The alarm went off far too early. At 5:30 a.m., it was still as dark as midnight. With everything packed in the car and with a travel mug full of hot coffee, at 6:30 a.m. I got up to speed heading south on Interstate 55. As the sun crested the horizon shortly before 7:00, I began to look forward to the day ahead.
I drove nearly three hours from St. Louis to Cobden – a village in Southern Illinois. This town of a bit more than a thousand people could be mistaken for most any town in the rural United States. Its name is borrowed from a British politician who happened to make a stop in the town in 1859: Richard Cobden. The town known by its Appleknocker mascot: a freckled man in flannel shirt and straw hat who holds one of the prize apples grown in the region.
Like most of rural American today, the rate of unemployment in the Cobden area is high. Median income is well below the national average. There’s seasonal work in fruit orchards tended to by migrant workers. No major industry remains in the area. A drive through town shows the signs of decay with bumpy roads, rusted guard rails, and occasional buildings in need of a new coat of paint.
Despite Cobden’s seeming ordinariness, the village is much different from most of small town America. The richness of Cobden is found in the depth of community fostered there – the kind of community rarely found in America today. Although some people in America today reminisce about life in the 1950s, the community of Cobden isn’t attempting to hang on to some faded nostalgia from the past. The village leaders are intentional in efforts to draw people together with an appreciation of diversity and a forward looking vision.
My trip to Cobden was to participate in the autumn Color Fest. Held annually on the second Saturday in October, Color Fest is a community gathering to mark the season with food, entertainment, and a variety of vendors. As a sat at a table signing copies of my new book, not far from me was an area where the youth – and some others young at heart – got their faces painted by two of the local artists. Mexican mothers and children were enjoying the experience with Anglo mothers and children, sometimes speaking with broken versions of English or Spanish but communicating deeply with smiles and laughter. Throughout the day, a variety of musicians entertained from the main stage. Folk, bluegrass, classic rock and an a capella women’s group, the Free Range Chicks: four women who wove delightful harmonies punctuated with stories and jokes. Fundraising efforts for the day supported a local no-kill animal shelter provided care to far too many pets that had been abandoned. Food for the day included a spicy chili made with organic beef, bar-be-que on ciabatta bread, and a variety of choices that would have pleased any locally grown, slow food aficionado.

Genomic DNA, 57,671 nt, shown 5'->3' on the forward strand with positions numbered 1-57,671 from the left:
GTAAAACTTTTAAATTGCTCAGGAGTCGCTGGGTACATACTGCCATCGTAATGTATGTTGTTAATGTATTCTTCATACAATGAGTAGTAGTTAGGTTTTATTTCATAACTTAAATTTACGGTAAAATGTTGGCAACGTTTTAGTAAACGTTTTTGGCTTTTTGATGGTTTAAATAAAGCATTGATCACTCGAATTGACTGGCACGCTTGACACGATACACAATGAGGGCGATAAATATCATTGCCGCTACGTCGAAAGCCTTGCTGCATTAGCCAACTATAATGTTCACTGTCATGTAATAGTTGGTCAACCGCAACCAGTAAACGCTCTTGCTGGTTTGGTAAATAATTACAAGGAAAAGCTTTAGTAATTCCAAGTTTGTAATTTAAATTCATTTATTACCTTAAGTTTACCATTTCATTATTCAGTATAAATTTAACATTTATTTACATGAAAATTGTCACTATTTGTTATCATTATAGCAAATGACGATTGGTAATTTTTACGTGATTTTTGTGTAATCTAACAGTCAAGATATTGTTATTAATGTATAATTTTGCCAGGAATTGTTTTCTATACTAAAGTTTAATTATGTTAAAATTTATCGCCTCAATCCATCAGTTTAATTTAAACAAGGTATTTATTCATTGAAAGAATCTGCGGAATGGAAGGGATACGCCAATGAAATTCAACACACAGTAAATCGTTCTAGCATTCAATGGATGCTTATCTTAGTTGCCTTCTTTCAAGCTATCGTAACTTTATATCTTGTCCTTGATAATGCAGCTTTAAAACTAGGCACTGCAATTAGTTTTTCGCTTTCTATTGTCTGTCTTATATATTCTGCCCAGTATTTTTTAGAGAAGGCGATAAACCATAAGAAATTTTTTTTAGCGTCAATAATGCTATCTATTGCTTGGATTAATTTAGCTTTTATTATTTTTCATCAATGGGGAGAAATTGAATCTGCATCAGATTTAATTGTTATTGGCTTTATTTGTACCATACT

Discussions of spirituality often center on spiritual practices and spiritual experiences. The community of Codben is a refreshing example of a living spirit that is about the place and the people. This communal spirituality isn’t about any shared belief system or common spiritual practice. Instead, it is a reflection of the choices people have made to live together in ways that enhance the life of the community. In Cobden, the public good is taken seriously as people make deliberate decisions to use their resources to share what they can to help build up the community. That’s why on any given day, the Yellow Moon Café is not just a whole foods restaurant but also a gathering place where people share thoughts and dreams. The local art gallery, Monarch Studio, shows the work of not only new artists from St. Louis and Chicago but also saves gallery space for the local high school students to display their work in a professional setting. At Ant Hill Gallery, stained glass panels and photography are displayed along with artisan crafts from various cultures: Appalachian, Native American, and Mexican. Of course, there’s the local tavern, feed store, and health clinic. More important, there’s a living spirit and vitality that enhances the life of the residents. Codben is a community. It’s much more than another small town.
It was a long, hot day on Saturday. The afternoon temperature crested at 89 – far warmer than typical autumn weather. Though tired and drained from a day out-of-doors in the heat, I drove back to my St. Louis home with a renewed by my day at Color Fest. After all, I had spent the day in Cobden. No, it’s not the wo-be-gone town that time forgot. It’s a new possibility for small town life that takes seriously the importance of fostering a community that enriches the lives of ordinary people.
© 2010, emerging by Lou Kavar, Ph.D.. All rights reserved.